Tuesday, December 30, 2008

Dave Does Disabilty 08

I am as captivated by them as many of you are, those year end lists. In the last few days I've read the 'top celebrity break ups' the 'top career comebacks' the 'best movies of the year' the 'top songs' the 'hottest celebrity pairings' ... I admit to it, shamefacedly. So I've decided to do a version of the same. I've never managed a top ten, so here are a dozen things done two at a time about the year.

Top Two Things in the News

1) More children are born with Down Syndrome than in previous years. More parents are making the decision to keep their babies (newspapers said 'in spite of') because of the diagnosis. This is a strong signal that something is going right and a cause for lots of bubbly to be openned.

2) Euthanasia becomes a big story again. The killing of Danny, the twenty some, footballer in England is a low point. Newly disabled and dealing with anger and grief over his life in a disabled body he becomes depressed and suicidal. Parents support his decision to die so he doesn't have to live a 'second class life'. Perhaps their view that he's gone from first to second class is part of the problem (but we're not allowed to say that). It is a chilling message to people with disabilities that social change isn't the answer to exclusion and segregation - death is. For awhile there you couldn't turn on the television without another story about the wonders of offing yourself.

Two Things that Prove The World's Gone Mad

1) A judge determines that a Grandfather and Two Uncles who have routinely raped a young girl with a disability will get suspended sentences so they can continue to care for her. If there is search for intellegent life in the universe, here is not the place to start.

2) Sarah Palin became a poster woman for the disability rights movement because she had a baby with a disability. Can someone explain this one to me. I was constantly lost as to her qualifications to speak to the issues of disability simply because she had a months old child with Down Syndrome. I'll retire to bedlam.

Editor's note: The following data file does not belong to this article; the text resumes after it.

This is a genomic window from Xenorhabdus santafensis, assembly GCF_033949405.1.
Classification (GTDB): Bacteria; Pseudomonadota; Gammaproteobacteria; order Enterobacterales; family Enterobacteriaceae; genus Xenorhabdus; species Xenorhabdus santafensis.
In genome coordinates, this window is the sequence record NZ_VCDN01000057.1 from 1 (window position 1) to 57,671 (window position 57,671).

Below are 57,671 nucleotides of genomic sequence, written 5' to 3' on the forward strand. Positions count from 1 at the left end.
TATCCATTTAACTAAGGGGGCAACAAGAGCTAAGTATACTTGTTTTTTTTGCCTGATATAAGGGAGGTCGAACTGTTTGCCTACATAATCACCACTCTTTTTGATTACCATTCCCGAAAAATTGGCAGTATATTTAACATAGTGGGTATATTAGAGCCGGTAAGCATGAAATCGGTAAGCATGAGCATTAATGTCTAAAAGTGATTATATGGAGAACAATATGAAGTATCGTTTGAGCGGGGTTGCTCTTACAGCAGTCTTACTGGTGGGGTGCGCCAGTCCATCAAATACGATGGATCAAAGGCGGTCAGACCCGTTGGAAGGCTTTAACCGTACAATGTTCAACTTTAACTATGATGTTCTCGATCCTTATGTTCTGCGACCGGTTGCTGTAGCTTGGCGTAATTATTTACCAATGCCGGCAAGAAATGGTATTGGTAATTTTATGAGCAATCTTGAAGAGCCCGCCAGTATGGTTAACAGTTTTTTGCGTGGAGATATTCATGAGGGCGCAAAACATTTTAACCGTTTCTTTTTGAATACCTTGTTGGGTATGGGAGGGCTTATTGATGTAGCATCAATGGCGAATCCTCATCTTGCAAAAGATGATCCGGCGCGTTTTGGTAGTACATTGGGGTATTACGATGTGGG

Two Things that Held Out Hope

1) Tropic Thunder and it's disphobic use of language and it's demeaning portrayal of someone with a disability did not go quietly into the theatres. People got mad. It's like for a second the disability community set down petty squabbles and stood together and said, loudly enough for Hollywood to hear 'Enough'. This blog took part in that protest and got some of the fallout from the 'get a sense of humour crowd'. I was so proud that we didn't simply tuck tail and run.

2) The Royal Ontario Museum hosted a small exhibit on the history of disability. While the exhibit itself lacked bite and it seemed to strive to be 'nice' ... the fact that it existed at all was proof that there is a gradual and grudging acceptance of the concept of a 'disability community' in the halls of academia.

Two Things From The World of Books

Edward Sawtelle was published to great success this year. A primary character with a disability, and whose disability is ever present from first to last, exists in a book without disability as a theme. Now that's an interesting and refreshing concept.

Anarchy and Old Dogs continues a series of books set in Laos wherein one of the main characters is a man with Down Syndrome who is the assistant to the coroner. Even though 'Anarchy' was published this year, it's best to start with 'A Coroner's Lunch' the first in the series. Though he is often treated by others with disrespect, he's always treated by the author and his team with great respect. Long Live Mr. Gueng.

Two Big Moments from My Career